It’s almost time! You have now enough information to become an avid crypto art collector and make your first purchase. The last step is to understand the different auction mechanisms so you understand how to prepare your bid.
This is a “Buy Now” option where the artist has indicated a specific price at which they are ready to sell immediately without any auction, which can be advantageous to avoid bidding wars. It’s a mechanism often used by collectors to list their pieces on the secondary market, as well as by artists for multiple editions or single editions that haven’t sold after a while. Collectors can always bid less than the listed price to try and persuade the seller to accept less.
A publicly-visible reserve indicates that when the reserve price is met, a 24 hour auction will begin. Bids done during an auction will be locked in escrow until the end of the 24 hours or until it has been outbid. During the last few minutes (5 mins on Nifty Gateway, 15 mins on most other platforms), any new high bid will reset the timer to that last period, i.e. 15 mins so that a buyer cannot bid at the last second to win the auction. Reserve prices are great to encourage bids, but can create bidding wars and lead the winner to overpay in some cases.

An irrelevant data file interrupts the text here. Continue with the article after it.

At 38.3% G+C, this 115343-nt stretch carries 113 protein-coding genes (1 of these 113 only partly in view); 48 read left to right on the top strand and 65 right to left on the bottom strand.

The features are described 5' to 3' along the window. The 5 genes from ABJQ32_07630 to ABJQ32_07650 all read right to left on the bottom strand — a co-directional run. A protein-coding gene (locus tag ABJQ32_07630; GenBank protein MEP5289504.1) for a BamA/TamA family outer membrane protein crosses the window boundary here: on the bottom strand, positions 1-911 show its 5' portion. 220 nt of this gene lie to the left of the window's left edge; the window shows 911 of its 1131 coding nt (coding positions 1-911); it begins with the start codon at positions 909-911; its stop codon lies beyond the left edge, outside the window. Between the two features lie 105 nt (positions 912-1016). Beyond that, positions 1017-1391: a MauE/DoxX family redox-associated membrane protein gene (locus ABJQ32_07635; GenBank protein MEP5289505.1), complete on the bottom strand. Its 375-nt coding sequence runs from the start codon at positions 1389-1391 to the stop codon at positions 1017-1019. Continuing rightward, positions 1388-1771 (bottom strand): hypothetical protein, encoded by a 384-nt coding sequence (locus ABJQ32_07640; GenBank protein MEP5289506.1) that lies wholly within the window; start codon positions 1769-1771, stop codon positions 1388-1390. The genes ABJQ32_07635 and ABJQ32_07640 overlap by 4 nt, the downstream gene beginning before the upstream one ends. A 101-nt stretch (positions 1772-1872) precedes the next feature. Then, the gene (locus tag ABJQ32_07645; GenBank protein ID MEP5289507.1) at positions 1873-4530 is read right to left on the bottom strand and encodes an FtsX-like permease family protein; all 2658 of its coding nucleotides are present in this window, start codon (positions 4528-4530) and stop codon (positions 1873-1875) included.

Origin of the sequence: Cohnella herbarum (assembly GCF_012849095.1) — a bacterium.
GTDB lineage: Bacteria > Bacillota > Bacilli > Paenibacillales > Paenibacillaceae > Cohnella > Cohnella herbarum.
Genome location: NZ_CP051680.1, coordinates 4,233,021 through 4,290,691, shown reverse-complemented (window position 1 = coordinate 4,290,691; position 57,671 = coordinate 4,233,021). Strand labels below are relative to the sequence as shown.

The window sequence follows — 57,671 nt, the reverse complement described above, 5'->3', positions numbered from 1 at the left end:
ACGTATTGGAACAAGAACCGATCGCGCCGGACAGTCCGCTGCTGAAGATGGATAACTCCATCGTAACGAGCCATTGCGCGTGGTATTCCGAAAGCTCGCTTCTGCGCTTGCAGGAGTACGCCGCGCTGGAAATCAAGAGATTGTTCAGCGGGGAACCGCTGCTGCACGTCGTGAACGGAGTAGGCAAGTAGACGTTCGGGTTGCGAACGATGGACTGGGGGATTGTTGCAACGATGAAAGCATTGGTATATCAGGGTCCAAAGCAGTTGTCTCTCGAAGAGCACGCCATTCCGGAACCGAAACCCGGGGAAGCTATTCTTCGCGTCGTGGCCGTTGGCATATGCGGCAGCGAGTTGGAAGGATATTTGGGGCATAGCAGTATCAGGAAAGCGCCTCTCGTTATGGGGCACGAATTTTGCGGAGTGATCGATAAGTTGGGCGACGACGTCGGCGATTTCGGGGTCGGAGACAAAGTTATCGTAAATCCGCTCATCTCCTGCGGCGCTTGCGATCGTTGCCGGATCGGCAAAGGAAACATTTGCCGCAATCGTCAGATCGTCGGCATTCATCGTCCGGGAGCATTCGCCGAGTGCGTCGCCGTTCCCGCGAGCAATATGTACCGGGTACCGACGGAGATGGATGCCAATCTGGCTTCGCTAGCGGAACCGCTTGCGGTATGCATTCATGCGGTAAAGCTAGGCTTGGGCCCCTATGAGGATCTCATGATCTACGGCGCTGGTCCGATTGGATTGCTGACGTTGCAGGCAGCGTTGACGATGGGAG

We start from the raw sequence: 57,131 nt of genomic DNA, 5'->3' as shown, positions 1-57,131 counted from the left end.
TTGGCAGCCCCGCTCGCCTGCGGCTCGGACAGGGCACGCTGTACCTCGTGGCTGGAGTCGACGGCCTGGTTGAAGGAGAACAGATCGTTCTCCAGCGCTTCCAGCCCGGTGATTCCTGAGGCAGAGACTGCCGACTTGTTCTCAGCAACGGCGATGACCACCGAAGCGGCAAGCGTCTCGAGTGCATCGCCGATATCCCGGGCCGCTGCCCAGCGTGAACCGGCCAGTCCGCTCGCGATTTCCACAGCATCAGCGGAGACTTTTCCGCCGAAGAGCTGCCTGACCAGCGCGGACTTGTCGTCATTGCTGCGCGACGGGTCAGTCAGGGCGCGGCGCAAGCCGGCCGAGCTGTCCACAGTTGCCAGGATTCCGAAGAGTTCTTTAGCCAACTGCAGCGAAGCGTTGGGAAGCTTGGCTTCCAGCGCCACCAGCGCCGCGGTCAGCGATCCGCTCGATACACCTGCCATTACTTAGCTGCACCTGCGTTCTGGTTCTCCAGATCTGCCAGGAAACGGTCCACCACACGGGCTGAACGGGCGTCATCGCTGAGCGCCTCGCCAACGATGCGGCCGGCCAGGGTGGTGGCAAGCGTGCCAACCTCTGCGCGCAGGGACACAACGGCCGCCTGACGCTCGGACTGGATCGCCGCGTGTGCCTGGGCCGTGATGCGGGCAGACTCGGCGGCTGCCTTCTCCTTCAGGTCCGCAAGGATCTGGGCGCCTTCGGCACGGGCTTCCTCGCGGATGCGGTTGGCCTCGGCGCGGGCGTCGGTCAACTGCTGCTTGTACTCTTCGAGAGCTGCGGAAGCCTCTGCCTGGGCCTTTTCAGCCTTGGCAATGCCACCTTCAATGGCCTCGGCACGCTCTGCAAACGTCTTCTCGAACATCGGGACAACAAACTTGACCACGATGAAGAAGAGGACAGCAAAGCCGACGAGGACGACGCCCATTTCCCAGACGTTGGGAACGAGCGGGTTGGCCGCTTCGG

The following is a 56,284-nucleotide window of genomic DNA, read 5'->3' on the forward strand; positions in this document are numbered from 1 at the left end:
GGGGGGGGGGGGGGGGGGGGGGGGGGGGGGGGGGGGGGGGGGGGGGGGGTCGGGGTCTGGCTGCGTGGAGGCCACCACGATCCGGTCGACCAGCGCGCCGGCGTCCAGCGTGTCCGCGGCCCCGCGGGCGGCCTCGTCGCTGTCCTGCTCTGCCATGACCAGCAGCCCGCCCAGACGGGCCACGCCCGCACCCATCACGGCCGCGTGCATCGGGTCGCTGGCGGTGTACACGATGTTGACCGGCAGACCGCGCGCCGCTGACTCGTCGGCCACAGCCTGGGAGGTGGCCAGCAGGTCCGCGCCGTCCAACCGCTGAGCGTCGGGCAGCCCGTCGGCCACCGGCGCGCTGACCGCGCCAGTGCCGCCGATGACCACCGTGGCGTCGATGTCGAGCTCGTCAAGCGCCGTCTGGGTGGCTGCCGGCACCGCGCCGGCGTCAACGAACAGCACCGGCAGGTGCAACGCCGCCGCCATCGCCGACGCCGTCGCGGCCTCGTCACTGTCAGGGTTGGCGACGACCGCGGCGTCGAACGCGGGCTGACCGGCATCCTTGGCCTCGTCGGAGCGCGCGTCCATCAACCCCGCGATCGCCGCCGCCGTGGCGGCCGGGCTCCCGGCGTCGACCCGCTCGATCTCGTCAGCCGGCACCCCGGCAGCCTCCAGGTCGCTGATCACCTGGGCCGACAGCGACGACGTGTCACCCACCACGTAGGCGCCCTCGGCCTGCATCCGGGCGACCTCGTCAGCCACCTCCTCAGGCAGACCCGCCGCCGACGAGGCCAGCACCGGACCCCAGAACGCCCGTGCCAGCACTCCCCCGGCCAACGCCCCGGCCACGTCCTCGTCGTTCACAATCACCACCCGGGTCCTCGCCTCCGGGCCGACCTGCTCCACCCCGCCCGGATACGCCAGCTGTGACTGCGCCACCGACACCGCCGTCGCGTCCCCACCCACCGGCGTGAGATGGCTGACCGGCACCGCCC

When there are no listed prices or reserves, the seller is open to any offers. He most probably has a price in mind, but wants to use this as an opportunity for price discovery. The best way to discover what the seller has in mind (especially if it’s an artist selling their own piece) is to reach out directly to them and have a chat. Otherwise, it’s wise to look at the artist’s previous sales and floor price to not grossly underestimate or overestimate the asking price. Too often do we see offers at a few hundred dollars on pieces bought for tens of thousands of dollars. Don’t be that bidder.
This mechanism involves pre-paying a given price to enter the drawing and win the chance to buy a piece. It’s popular for drops, as it gives a chance to anybody to win at a usually low price instead of centralizing the artworks in the hands of a few wealthy collectors. It’s pure luck, but it can land some valuable artwork at a discount.
Silent auctions will usually be for low multiple editions (3 to 20 editions) where collectors have to place a bid without knowing how much the editions will go for. The collectors have to guess how much it should be worth, as well as the other bidders’ appetite for the piece. It’s an interesting price discovery mechanism for artists, but it can lead to major divergence between the top bid and the lowest bid, which get the same artwork but for very different prices.
Auctions are pretty straightforward as they work similarly to a reserve price auction, without the need to hit a specific price to start it. These will usually be timed auctions (ranging from a few hours to a few days) where collectors outbid each other until the timer runs out. This is a popular mechanism for major drops on Nifty Gateway and Makersplace, for example.
Enough with the theory, you can now place your bids and collect your first crypto artworks!